Autumn is a great time of year for a foodie. But a bountiful harvest is also the first sign that winter is coming. So, how do you hold onto that bounty through the lean months? By pickling, of course! Many OpenTable restaurants have mastered the simplicity and economy that comes from making their own pickles, giving diners a range of newfound textures and flavors. Here are six picks for restaurant pickle programs that bring you harvest-time veggies all year round.
Miller Union, Atlanta, Georgia
“There are three basic ways of putting up pickles,” says chef Steven Satterfield of Atlanta’s Miller Union. “Natural fermentation, vinegar brine, and quick pickles. We do them all.”
Satterfield, author of the Root to Leaf cookbook, makes his Hilda’s Icebox Pickles based on his grandmother’s recipe using cucumbers and a cold vinegar brine. He uses a hot brine solution for sunchokes and radishes, and a full vinegar solution for pungent items like sweet Vidalia onions and shallots. [Photo by Kelly Blackmon]
Jacob’s Pickles, New York, New York
In New York City, Jacob Hadjigeorgis has brought the Lower East Side pickling tradition to the Upper West Side, brining up everything from traditional dills to Thyme Jalapeño and Candy Red Beets pickles. The restaurant is host to a seasonal “Pickle Lab Series,” which currently features pickled fall vegetables, such as pumpkin, butternut squash, and okra.
Brick & Bottle, Corte Madera, California
The Michelin Bib Gourmand-recommended eatery incorporates pickles into many of its dishes, from a diced pickled cabbage and onion, used as a topping for its hamburgers, to a composed pâté plate with multiple cured and pickled components. “We do not try to reinvent the wheel,” explains general manager Brandon Parkhurst. “Many of our cured dishes are takes on classics. However, what we do in our kitchen is take high-quality ingredients and treat them with the utmost care.”
Iron Gate, Washington, D.C.
In Washington, D.C.’s Dupont Circle neighborhood, chef Anthony Chittum serves a tasting menu in their historic carriage house dining room, where the first course is a series of small tastes from the kitchen that always features something from their pickle pots. These can vary from bread and butter sunchokes, green beans and bird chilis, and zucchini, to name but a few. Many of the pickles are displayed in the dining room in jars that frame the open kitchen.[Photo by Samer Farha]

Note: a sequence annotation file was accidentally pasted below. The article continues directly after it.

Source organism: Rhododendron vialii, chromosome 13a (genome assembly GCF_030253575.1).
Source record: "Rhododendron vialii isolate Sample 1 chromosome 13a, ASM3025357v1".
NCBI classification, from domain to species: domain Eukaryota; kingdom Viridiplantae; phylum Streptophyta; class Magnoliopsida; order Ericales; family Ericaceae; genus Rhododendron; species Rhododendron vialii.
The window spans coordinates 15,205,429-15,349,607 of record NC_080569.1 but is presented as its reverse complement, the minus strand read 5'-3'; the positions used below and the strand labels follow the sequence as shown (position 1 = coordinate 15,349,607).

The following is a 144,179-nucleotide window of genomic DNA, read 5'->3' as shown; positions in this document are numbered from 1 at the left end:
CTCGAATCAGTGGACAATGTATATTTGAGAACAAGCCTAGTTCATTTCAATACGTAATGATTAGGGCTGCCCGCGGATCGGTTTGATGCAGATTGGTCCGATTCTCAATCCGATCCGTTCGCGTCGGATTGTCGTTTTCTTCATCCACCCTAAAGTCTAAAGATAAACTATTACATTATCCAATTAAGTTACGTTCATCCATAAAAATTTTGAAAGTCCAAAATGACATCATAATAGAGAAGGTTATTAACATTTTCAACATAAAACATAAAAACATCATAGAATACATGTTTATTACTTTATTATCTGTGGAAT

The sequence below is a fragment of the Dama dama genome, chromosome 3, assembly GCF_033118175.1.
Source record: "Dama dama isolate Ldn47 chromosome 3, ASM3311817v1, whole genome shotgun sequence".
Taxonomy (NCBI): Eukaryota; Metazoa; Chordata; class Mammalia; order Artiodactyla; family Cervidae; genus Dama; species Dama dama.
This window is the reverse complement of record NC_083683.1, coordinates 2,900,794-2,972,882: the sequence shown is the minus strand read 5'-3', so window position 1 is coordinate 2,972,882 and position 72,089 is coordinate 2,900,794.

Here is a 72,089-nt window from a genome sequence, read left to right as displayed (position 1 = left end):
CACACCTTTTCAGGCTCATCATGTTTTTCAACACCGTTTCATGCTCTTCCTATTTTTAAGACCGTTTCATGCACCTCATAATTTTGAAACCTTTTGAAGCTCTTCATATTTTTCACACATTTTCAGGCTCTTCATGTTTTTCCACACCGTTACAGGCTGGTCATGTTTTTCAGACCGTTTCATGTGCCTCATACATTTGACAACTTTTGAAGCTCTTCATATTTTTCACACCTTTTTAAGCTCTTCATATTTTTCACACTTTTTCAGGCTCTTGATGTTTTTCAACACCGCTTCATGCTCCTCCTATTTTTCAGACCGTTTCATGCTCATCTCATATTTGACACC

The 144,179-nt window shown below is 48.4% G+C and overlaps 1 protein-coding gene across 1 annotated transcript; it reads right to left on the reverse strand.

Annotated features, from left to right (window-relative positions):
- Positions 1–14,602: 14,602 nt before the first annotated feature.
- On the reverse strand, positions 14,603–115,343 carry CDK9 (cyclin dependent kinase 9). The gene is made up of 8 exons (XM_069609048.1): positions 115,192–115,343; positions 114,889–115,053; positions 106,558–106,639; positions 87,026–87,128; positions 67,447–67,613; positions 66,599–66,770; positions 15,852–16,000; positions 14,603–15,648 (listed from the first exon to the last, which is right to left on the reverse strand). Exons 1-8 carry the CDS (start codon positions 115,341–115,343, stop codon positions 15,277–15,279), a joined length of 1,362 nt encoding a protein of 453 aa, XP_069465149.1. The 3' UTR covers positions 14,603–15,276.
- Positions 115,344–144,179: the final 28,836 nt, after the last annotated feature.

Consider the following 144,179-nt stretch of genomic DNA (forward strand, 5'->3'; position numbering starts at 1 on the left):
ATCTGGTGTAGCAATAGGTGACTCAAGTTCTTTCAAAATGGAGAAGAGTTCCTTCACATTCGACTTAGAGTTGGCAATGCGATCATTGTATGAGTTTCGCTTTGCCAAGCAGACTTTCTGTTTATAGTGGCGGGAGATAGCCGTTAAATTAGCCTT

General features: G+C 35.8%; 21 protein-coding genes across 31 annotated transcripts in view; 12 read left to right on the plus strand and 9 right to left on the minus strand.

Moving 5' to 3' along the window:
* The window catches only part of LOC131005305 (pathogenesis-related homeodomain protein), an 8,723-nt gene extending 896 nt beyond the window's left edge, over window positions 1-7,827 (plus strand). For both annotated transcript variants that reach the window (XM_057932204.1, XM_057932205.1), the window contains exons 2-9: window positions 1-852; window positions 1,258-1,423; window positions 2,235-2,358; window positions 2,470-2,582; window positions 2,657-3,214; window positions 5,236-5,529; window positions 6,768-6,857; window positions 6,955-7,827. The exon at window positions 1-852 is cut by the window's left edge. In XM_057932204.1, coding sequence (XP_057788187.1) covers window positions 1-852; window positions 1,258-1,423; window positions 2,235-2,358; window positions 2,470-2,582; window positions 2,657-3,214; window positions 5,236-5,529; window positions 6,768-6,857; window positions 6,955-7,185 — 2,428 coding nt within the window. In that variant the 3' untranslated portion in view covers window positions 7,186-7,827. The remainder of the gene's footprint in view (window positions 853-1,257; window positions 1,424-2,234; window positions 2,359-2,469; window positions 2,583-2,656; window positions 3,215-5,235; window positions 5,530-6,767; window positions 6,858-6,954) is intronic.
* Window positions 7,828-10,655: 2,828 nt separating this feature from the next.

Terzo Piano, Chicago, Illinois
Chicago’s Terzo Piano, located on the 3rd floor of the Modern Wing of the Art Institute of Chicago, pickles onions to set atop their lamb burgers and other vegetables to accompany their charcuterie. “We like using cauliflower since it’s available year round,” says Chef di Cecina Megan Neubeck. “It maintains its texture and can come in a variety of colors that helps make the charcuterie board pop.” The cauliflower (pictured) is salted and sits overnight so it will keep its crunchy texture when it goes through the pickling process.
South City Kitchen Midtown, Atlanta, GA
South City Kitchen Midtown, in Atlanta, Georgia, has an assortment of housemade pickled items, from basic bread and butter pickles to tomato relish, and pickled mustard seeds, which pop like caviar in the mouth. Meanwhile, their collard green kimchee brings a traditional Korean pickle into their Southern comfort zone.
And that’s the thing: you can pickle just about anything you set out to. It all comes down to asking yourself, “What is in season now, and how do I keep it around for a little longer?” Pickling not only preserves a vegetable but transforms it into something delightfully refreshing, infusing it with as much flavor as you desire.
Michael Rice is a New York-based writer, musician, and food enthusiast whose work has taken him to China, Japan, and throughout the United States. You can follow him on Twitter @mricenyc.